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July 19, 2012
CN VADM Ray Griggs was bare-
ly one year old when WOET SM
Keith Freemantle enlisted in the
Navy in 1962.
At a celebration marking WO
Freemantle's 50-year career, CN
said it was an honour to farewell
such a long-standing member of
WO Freemantle's colleagues
joined his wife Vicky and son Chris
to mark the special occasion in
Canberra on June 29.
"It is good that I was alive when
you joined the Navy -- but only
just," CN said at the farewell.
"A big test when people leave
the Navy is to figure out how many
ships the individual served on, that
are still in commission. I think in
Keith's case the answer would be
WO Freemantle carried out his
entry recruit training at HMAS
Cerberus as a radio electrical
He served on HMAS Melbourne
after its collision with HMAS
Voyager. He also saw service in the
Far East during the Indonesian con-
frontation and the Vietnam War.
A memorable career moment
was in 1965 when he embarked in
SS Orcades for passage to the UK
for his submarine training.
"For a young 20-year-old single
sailor having an all expenses paid
trip to the UK, on a passenger liner,
was like letting the fox loose in the
hen house," WO Freemantle said.
"The places we called at were so
exotic -- Colombo, Bombay, Aden,
Djibouti, Suez Canal, Naples,
Marseille, Rotterdam and then
WO Freemantle completed his
submarine specialist training and
saw deployments on HMA Ships
Oxley, Onslow, Ovens, Otway and
Orion, to name a few.
In 1979, he was honoured with
the British Empire Medal for ser-
vice as the electronic equipment
maintainer on HMAS Orion -- the
first of many medals he received.
WO Freemantle had a number
of shore postings from 1980 to
1982, before he discharged from
the Navy and enlisted in the Royal
Australian Fleet Reserve (later inte-
grated into the RAN Reserve).
He then joined the APS in the
directorate of submarine mainte-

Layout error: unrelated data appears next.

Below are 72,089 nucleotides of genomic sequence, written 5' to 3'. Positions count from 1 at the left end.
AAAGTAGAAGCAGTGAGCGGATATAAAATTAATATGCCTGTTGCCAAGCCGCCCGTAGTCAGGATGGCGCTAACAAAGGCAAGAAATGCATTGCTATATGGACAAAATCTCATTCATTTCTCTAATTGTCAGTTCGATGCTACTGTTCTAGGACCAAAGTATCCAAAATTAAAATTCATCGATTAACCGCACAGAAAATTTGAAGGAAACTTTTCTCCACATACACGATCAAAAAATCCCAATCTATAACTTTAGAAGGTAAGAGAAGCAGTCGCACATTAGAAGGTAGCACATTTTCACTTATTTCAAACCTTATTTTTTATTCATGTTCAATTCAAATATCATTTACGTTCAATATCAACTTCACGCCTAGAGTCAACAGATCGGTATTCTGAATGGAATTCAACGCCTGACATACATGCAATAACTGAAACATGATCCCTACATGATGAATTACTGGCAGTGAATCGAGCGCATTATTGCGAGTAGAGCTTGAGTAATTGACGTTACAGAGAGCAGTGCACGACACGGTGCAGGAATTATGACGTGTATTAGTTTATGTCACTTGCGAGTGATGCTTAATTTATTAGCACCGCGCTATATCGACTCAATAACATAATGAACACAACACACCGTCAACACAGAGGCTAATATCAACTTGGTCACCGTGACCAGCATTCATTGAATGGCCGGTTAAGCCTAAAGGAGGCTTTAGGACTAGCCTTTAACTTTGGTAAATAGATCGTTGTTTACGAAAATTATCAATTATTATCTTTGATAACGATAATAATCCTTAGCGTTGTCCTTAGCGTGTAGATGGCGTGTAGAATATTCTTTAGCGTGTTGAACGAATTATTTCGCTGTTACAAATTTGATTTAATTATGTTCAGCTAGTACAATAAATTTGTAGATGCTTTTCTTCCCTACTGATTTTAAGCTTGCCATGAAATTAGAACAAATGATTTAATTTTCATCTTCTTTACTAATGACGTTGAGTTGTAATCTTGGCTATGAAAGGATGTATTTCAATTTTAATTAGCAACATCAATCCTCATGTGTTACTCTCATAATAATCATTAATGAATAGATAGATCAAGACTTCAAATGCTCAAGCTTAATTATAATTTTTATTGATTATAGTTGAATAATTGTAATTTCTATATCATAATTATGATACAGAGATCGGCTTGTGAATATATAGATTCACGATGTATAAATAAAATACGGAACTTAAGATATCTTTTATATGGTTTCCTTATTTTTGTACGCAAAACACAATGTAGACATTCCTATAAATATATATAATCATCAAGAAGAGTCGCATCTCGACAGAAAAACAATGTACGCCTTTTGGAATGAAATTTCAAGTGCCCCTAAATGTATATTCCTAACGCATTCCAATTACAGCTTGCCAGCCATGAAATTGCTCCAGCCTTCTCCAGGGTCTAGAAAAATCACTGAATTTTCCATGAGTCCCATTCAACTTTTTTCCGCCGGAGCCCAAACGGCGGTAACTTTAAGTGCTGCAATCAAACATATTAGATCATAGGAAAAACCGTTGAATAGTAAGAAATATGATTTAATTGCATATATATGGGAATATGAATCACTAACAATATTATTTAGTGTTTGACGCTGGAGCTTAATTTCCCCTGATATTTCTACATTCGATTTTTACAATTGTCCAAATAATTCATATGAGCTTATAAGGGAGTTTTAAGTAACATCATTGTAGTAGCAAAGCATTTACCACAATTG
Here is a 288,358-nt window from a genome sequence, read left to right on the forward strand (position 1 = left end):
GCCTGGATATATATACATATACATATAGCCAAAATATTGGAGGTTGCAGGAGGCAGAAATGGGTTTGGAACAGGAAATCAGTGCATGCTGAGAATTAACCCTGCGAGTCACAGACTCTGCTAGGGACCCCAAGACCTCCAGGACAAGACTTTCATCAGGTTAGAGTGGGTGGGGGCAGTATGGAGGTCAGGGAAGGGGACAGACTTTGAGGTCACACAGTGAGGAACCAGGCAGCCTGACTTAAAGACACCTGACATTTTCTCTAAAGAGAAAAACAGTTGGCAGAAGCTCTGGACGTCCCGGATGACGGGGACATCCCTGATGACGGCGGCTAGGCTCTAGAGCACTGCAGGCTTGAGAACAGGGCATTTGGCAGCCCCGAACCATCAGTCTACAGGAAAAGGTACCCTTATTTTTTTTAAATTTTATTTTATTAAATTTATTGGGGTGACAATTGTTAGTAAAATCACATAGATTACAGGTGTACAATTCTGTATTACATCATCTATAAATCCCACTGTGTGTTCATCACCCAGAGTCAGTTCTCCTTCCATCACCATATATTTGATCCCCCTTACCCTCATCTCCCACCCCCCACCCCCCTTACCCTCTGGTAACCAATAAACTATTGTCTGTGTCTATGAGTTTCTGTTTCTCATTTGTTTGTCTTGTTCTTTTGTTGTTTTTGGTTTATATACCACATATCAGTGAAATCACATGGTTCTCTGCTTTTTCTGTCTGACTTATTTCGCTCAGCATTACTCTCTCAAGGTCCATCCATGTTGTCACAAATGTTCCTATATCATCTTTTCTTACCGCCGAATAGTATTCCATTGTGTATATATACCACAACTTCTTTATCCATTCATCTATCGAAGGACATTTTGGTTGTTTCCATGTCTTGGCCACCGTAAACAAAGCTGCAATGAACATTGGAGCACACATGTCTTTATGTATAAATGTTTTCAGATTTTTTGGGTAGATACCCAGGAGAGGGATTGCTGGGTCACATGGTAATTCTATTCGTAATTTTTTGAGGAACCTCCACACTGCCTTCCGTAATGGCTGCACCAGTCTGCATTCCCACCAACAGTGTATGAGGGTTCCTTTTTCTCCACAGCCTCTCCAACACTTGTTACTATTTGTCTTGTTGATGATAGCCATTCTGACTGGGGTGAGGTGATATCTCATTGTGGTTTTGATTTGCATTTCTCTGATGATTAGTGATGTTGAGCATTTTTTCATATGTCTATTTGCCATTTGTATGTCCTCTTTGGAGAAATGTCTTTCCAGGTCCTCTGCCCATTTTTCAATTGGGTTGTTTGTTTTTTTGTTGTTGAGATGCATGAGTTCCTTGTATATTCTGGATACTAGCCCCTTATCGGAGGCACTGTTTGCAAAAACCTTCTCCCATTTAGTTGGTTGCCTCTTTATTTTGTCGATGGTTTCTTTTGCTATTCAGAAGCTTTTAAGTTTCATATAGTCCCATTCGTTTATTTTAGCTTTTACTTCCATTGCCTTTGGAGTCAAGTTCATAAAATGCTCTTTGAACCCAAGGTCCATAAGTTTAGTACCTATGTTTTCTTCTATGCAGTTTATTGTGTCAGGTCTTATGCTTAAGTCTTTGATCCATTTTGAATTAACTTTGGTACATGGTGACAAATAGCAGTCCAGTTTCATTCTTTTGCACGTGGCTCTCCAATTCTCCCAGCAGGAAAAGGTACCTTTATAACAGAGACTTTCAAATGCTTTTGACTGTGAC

WO Freemantle retired from the
APS in 1998, joining the submarine
project as a part-time naval reservist
where he worked until his last day
on June 29.
"Suffice to say, I have had
a wonderful and varied career in
Defence. It has been a privilege,"
WO Freemantle said before clock-
ing off for the final time.
As for what he plans to do now:
"Ask the better half!" he said.
GOODBYE & GOOD
LUCK: WO Keith
Freemantle with a
gift presented by the
during his farewell
at Russell Offices,
Photo: LSIS Paul Berry
WO Olaf Peisert
WHEN CAPT Geoff Bairnsfather joined
the Naval College as a 15-year-old cadet
in 1962, he did so with another Geoff,
Geoff Earley, who had the honour of fare-
welling his colleague after more than 50
Mr Earley, now the Inspector General
ADF (IGADF), led the farewell for
CAPT Bairnsfather on June 28, follow-
ing completion of an IGADF advanced
inquiry officer course which CAPT
Bairnsfather helped conduct.
"The main reason I remained in uni-
form is because I was offered and encour-
aged to do different things," CAPT
He spent more than 39 years in the
permanent Navy, firstly as a supply offic-
er, with time at sea as the Charge Supply
Officer of HMAS Stuart (II) and HMAS
His career included service in HMAS
Melbourne (II) on the fateful night of the
collision with USS Frank E. Evans in the
South China Sea in June 1969. He saw
active service in HMAS Sydney during
her voyages to South Vietnam as the Vung
Tau Ferry, and in operations in Malaya
and Borneo in HMAS Derwent.
He fondly remembers his time as the
Base Supply Officer at HMAS Cairns in
the mid-1970s, serving under the legend-
ary CMDR Mike Keay, when he recalls
life in the 'Old Tin Shed' as "interesting
and somewhat unconventional".
Further variety included postings
on the Naval Staff in Washington DC,
Director of Administration at ADFA,
Director of Studies at Joint Service Staff
College, Chief of Staff at Naval Training
Command, and as Defence Attaché in
Islamabad and Manila. He also served
as the Director General of the Defence
Another highlight was serving as pres-
ident of Navy officer selection boards. "I
look back with a great deal of pride as I
saw many of those nervous young men
and women go on to become fine offic-
ers, some of whom have now reached star
rank. I guess that confirms just how old I
am," he said.
CAPT Bairnsfather transferred to the
RAN Reserve in 2001 and since then
most of his service has been with the
Office of IGADF.
His immediate plans include travel,
spending more time with his family and
pursuing his musical obsession of playing
his ukulele with his extended family in
their band 'Ukelyptus'.
LONG FRIENDSHIP: CAPT Geoff Bairnsfather and Geoff Earley first met as
cadets in 1962.
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